Saturday, February 20, 2016

"Ezra Pound: The Solitary Volcano," a biography by John Tytell.

Considering my glacial reading norms, five weeks to read a book isn't too bad.

As noted previously, there was a pause along the way to view supplementary video, and follow other leads suggested by John Tytell's biography, Ezra Pound: The Solitary Volcano.  I now know far more about the poet's life and times than I did before, fulfilling one mandate of Why Roger Reads. 

It is fascinating to contemplate a time when an artist could proclaim that poetry would change the world, and be taken seriously. Pound did, and at times, the intensity of his commitment reminds me of a youthful Publican sure that he could do the same with better beer.

Poetry changing the world? For a time, perhaps rock and roll lyrics filled a similar slot, though now, I'm not sure Twitter is up to the task. I'm no poet -- and know it, all too well. As for the beer, well, the new boss is much the same as the old.

Pound's early career as an expatriate in London and Paris was seminal, less so for his own poetry than his championing of other writers, including T.S. Eliot, James Joyce and Ernest Hemingway. He had an eye for talent, and often sacrificed his own prospects to espouse it.

Pound was an advocate of modernism in poetry, and for a time, an exponent of it in his own poems. His reputation was such that later in life, overdue recognition came his way.

At some juncture, perhaps in his late thirties, Pound's train left the rails. He became obsessed with right-wing politics and crackpot economics, and apparently began viewing himself as a latter-day Confucius, or a philosopher chosen to impart wisdom to a ruler.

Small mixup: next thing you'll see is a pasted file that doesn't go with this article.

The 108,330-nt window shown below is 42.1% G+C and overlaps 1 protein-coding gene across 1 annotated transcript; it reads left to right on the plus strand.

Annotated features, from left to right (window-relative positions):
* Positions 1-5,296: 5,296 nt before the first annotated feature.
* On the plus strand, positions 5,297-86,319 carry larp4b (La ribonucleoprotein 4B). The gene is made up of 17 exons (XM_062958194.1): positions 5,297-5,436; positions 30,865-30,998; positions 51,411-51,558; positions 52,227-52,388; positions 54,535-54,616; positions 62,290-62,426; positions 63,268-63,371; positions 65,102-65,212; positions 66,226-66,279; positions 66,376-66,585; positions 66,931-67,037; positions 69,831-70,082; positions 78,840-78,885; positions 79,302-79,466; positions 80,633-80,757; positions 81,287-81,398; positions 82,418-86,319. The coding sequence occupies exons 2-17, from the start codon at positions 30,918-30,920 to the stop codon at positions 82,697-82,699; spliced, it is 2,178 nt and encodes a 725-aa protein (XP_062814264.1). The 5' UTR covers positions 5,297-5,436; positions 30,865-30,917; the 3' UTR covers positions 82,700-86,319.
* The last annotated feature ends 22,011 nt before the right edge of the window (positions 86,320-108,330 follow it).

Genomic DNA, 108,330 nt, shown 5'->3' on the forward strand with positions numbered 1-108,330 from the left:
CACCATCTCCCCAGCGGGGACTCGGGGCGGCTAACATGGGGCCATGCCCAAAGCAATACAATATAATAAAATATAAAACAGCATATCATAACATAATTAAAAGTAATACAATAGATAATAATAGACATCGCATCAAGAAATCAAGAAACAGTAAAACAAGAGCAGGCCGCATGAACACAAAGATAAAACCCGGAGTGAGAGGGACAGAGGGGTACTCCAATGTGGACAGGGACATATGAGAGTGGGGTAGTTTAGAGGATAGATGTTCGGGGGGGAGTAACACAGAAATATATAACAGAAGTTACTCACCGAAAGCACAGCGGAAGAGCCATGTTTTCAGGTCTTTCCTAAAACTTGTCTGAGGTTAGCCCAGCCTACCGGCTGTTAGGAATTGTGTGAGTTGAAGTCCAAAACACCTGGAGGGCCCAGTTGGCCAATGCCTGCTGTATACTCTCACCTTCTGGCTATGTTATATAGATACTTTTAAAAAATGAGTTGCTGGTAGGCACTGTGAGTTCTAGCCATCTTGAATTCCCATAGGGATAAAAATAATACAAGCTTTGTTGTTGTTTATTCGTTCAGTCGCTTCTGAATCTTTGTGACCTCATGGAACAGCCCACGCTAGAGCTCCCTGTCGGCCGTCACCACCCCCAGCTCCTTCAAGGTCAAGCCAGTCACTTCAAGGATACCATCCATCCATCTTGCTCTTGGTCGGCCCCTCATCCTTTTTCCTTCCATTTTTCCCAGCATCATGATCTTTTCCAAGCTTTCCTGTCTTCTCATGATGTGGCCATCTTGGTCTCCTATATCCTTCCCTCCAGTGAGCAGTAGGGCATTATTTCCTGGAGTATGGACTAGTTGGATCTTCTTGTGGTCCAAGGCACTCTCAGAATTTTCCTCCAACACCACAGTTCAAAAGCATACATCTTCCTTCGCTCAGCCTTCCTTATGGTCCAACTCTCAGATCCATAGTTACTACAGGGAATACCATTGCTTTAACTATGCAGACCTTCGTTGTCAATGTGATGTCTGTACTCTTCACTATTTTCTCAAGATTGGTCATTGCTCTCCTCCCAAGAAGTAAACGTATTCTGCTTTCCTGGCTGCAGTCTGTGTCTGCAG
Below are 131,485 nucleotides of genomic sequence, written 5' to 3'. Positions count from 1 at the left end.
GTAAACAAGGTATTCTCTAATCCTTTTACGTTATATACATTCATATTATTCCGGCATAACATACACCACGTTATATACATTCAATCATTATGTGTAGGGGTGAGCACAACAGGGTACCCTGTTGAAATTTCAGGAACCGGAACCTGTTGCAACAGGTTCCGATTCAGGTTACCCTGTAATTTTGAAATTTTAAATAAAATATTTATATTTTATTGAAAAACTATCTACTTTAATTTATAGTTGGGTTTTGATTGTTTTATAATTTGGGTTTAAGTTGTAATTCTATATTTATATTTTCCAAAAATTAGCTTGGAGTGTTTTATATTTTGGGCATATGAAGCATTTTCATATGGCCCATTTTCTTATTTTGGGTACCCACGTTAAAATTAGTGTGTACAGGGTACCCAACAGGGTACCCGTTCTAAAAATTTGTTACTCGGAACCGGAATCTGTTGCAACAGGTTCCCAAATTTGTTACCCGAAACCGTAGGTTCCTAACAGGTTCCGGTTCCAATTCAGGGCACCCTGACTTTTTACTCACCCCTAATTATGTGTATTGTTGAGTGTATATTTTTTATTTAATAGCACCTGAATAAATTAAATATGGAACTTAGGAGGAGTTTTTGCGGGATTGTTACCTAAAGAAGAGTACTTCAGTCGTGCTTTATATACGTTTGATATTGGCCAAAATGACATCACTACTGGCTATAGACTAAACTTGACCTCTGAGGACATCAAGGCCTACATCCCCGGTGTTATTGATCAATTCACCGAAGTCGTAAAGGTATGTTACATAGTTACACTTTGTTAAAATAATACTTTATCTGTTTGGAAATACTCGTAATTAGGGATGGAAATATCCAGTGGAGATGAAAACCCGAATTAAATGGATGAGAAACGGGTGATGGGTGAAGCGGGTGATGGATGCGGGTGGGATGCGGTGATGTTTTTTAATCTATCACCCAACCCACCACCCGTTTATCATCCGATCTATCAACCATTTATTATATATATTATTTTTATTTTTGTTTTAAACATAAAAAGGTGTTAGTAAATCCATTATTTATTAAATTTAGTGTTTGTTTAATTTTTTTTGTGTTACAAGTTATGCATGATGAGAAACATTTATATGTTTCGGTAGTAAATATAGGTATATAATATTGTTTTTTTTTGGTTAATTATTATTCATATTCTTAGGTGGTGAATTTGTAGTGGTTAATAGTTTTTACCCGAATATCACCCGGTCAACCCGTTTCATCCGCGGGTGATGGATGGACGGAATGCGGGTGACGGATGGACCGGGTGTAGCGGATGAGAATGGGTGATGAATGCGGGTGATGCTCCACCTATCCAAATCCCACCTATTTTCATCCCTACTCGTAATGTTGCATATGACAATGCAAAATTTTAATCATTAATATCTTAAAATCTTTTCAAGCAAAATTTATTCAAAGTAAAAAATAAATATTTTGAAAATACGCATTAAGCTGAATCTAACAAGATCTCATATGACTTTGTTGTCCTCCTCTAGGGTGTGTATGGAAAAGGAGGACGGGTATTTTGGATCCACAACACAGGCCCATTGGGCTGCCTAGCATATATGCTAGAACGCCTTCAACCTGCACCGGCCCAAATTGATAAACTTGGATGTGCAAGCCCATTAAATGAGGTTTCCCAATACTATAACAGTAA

His choice of ruler was unfortunate. Having taken up residence in Italy, Pound's delusions came to be centered on Benito Mussolini's formless fascist doctrine of power. When America entered World War II against Italy, Pound might have returned home or moved to a neutral country like Switzerland.

Instead, he remained in Italy and recorded regular radio messages composed of his mostly incoherent political and economic rantings, which were aired on state radio in spite of misgivings in Mussolini's ruling circle; apparently they realized that the only script Pound would follow was his own.

In 1944, now almost 60, Pound was arrested by the victorious Americans, tossed into a wire cage at the detention camp, and the debate began: Was the poet's wartime behavior treasonable on the part of a man with a sound mind, or was he simply crazy?

Pound was brought to Washington D.C. to stand trial, but friends and lawyers successfully intervened, and he was sent instead to a mental hospital, where he remained for 13 years, finally to be released when the post-war climate changed, and it became less about the war against fascism and one old man's part in it, and more about the ongoing "cold" war with communism.

Returning to Italy and an uneventful 15-year-long postscript, Pound was transformed into an elder statesman, although it wasn't clear at the time what his legacy would be. Was he famous for poetry, midwifery or treason? Was he insane? Had he been sane, but lost the plot during his incarceration?

Until close to the end, Pound continued to write editions of what he called The Cantos, poetry as personal diary, stretching off to the horizon and never completed before his death in 1972.

Tytell's biography was published in the late 1980s. I found it serviceable and worth the time, though perhaps not memorable. It would be interesting to know how the study of Pound has progressed over the past 30 years, but for now, it's enough for me.


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